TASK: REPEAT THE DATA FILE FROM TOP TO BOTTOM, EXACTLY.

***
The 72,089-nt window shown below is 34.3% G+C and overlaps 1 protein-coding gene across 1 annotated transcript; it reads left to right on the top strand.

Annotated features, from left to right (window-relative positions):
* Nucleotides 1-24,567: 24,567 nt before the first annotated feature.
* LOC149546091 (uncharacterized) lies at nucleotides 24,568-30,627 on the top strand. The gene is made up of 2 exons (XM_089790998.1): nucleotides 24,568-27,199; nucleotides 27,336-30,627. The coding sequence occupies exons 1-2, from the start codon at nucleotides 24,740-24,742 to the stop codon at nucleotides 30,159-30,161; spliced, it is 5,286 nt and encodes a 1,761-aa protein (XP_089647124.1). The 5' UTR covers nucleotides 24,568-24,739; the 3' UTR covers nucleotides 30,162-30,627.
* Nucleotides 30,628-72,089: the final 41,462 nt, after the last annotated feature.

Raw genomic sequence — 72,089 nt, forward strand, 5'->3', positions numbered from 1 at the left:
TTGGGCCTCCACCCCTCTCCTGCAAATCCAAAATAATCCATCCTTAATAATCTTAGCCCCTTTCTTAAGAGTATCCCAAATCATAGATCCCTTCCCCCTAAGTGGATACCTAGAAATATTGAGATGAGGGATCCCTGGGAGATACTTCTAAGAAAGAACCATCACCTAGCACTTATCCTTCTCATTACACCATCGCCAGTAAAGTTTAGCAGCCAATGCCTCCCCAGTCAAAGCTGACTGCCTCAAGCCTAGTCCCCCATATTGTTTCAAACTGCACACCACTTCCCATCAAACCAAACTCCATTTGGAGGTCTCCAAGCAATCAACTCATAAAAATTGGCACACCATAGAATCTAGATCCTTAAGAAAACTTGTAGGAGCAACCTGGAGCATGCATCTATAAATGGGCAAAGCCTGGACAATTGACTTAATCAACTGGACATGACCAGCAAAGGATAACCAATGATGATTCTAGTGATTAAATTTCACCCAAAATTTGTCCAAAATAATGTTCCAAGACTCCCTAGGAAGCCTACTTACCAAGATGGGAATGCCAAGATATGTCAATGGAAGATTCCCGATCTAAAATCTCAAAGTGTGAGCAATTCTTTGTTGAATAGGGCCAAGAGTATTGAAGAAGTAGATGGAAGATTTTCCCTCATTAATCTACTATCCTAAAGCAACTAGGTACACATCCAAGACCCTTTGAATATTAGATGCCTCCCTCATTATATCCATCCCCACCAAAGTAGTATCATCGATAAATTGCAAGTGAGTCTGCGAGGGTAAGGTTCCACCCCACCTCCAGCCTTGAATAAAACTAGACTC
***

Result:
The 72,089-nt window shown below is 34.3% G+C and overlaps 1 protein-coding gene across 1 annotated transcript; it reads left to right on the top strand.

Annotated features, from left to right (window-relative positions):
* Nucleotides 1-24,567: 24,567 nt before the first annotated feature.
* LOC149546091 (uncharacterized) lies at nucleotides 24,568-30,627 on the top strand. The gene is made up of 2 exons (XM_089790998.1): nucleotides 24,568-27,199; nucleotides 27,336-30,627. The coding sequence occupies exons 1-2, from the start codon at nucleotides 24,740-24,742 to the stop codon at nucleotides 30,159-30,161; spliced, it is 5,286 nt and encodes a 1,761-aa protein (XP_089647124.1). The 5' UTR covers nucleotides 24,568-24,739; the 3' UTR covers nucleotides 30,162-30,627.
* Nucleotides 30,628-72,089: the final 41,462 nt, after the last annotated feature.

Raw genomic sequence — 72,089 nt, forward strand, 5'->3', positions numbered from 1 at the left:
TTGGGCCTCCACCCCTCTCCTGCAAATCCAAAATAATCCATCCTTAATAATCTTAGCCCCTTTCTTAAGAGTATCCCAAATCATAGATCCCTTCCCCCTAAGTGGATACCTAGAAATATTGAGATGAGGGATCCCTGGGAGATACTTCTAAGAAAGAACCATCACCTAGCACTTATCCTTCTCATTACACCATCGCCAGTAAAGTTTAGCAGCCAATGCCTCCCCAGTCAAAGCTGACTGCCTCAAGCCTAGTCCCCCATATTGTTTCAAACTGCACACCACTTCCCATCAAACCAAACTCCATTTGGAGGTCTCCAAGCAATCAACTCATAAAAATTGGCACACCATAGAATCTAGATCCTTAAGAAAACTTGTAGGAGCAACCTGGAGCATGCATCTATAAATGGGCAAAGCCTGGACAATTGACTTAATCAACTGGACATGACCAGCAAAGGATAACCAATGATGATTCTAGTGATTAAATTTCACCCAAAATTTGTCCAAAATAATGTTCCAAGACTCCCTAGGAAGCCTACTTACCAAGATGGGAATGCCAAGATATGTCAATGGAAGATTCCCGATCTAAAATCTCAAAGTGTGAGCAATTCTTTGTTGAATAGGGCCAAGAGTATTGAAGAAGTAGATGGAAGATTTTCCCTCATTAATCTACTATCCTAAAGCAACTAGGTACACATCCAAGACCCTTTGAATATTAGATGCCTCCCTCATTATATCCATCCCCACCAAAGTAGTATCATCGATAAATTGCAAGTGAGTCTGCGAGGGTAAGGTTCCACCCCACCTCCAGCCTTGAATAAAACTAGACTC